THE past year wasn’t all about wailing.
There was a bit of joy amid sorrow.
There was hope amid bawling.
There was success amid uncertainties.
Some shine seen in the fanless battlefields was good enough to ease the pandemic-caused pain that 2020 had terribly inflicted on a hapless sporting world.
In golf, we had Yuka Saso shooting not only Asian breakthroughs but global points as well that made the country proud.
Saso won some in Japan and gallantly finished in the Top 10 of eight other events in the money-rich Land of The Rising Sun. Capping her fortune-filled 2020 was a decent Top 15 windup in her debut at the US Open.
Never mind that Bianca Pagdanganan, Saso’s teammate in the US Open, missed the cut. Must have been cold feet, if not rookie jitters.
But look at this: Pagdanganan barged into the international scene as the longest hitter off the tee. Give the kid time.
Like Yuka, Bianca qualifying for the US Open is already an achievement in itself as that put her and Saso alongside the world’s elite in a sport that salutes certified stars only once in a decade.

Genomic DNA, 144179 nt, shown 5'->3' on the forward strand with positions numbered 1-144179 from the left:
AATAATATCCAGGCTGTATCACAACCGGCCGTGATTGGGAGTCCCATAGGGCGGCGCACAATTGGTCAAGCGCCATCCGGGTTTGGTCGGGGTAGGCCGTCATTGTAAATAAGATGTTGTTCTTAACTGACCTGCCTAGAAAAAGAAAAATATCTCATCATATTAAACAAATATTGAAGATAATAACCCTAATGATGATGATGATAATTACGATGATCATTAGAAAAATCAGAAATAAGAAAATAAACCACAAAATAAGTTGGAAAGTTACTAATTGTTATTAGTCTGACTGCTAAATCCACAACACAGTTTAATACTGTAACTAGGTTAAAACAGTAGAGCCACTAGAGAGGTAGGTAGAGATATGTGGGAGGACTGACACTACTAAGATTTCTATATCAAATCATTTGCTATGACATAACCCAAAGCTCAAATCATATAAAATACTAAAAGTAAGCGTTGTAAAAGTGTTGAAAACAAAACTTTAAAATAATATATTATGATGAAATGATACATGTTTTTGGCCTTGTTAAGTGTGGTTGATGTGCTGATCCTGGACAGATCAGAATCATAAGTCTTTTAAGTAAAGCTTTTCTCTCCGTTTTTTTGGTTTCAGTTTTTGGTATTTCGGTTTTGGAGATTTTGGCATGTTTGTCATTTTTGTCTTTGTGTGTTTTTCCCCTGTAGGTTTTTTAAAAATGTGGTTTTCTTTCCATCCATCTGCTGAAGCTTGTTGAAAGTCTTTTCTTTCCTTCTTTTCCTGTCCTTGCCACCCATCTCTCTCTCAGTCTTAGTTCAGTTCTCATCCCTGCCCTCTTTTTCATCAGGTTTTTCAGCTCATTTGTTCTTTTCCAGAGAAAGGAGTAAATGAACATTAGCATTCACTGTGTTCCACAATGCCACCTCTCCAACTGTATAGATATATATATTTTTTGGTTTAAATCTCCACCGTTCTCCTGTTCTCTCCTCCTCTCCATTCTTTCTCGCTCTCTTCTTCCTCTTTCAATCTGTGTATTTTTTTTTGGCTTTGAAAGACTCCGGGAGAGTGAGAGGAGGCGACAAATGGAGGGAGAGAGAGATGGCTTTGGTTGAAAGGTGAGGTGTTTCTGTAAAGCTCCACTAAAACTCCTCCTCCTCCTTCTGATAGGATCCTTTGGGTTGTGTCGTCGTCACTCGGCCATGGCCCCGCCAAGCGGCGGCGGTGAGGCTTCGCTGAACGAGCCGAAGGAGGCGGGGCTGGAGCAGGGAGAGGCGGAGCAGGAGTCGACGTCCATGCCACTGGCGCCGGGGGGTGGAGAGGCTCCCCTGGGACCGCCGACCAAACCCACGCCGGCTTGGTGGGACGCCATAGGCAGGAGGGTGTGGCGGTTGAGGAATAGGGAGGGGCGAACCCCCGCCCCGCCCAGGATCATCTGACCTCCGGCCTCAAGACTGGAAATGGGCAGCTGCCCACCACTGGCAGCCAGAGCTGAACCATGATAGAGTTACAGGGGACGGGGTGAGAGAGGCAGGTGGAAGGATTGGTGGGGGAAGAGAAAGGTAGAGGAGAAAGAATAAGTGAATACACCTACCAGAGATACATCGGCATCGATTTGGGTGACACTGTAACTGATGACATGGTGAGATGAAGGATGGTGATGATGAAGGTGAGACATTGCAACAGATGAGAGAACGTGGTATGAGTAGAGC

In boxing, Eumir Felix Marcial debuted as a pro with a resounding four-round unanimous victory in America. The Olympics-bound middleweight had the luck to have the legendary Freddie Roach as his trainer, courtesy of Manny Pacquiao.
But will Marcial come back to train under his amateur-smart coaches in Manila? He’d better because Olympic boxing is the exact opposite of pro boxing—volume punches versus the pro’s calculated shots.
In basketball, Aldin Ayo was the hardest hit as he lost his coaching job at the University of Sto. Tomas (UST) for breaking health protocols. A sorry offshoot was the exodus of UST’s stars to other schools.
The Philippine Basketball Association scored the biggest gain with its successful bubble at Clark in Pampanga. It cost the league almost P65 million to stage it, but there was reason to exult: Ginebra’s 4-1 Finals’ victory over TNT was definitely a watershed in the league’s checkered history. The bubble’s become a benchmark in waylaying a plague.
Indeed, if there’s a will, there’s a way. That has always been man’s mantra of note that makes this world worth living for—virus or no virus.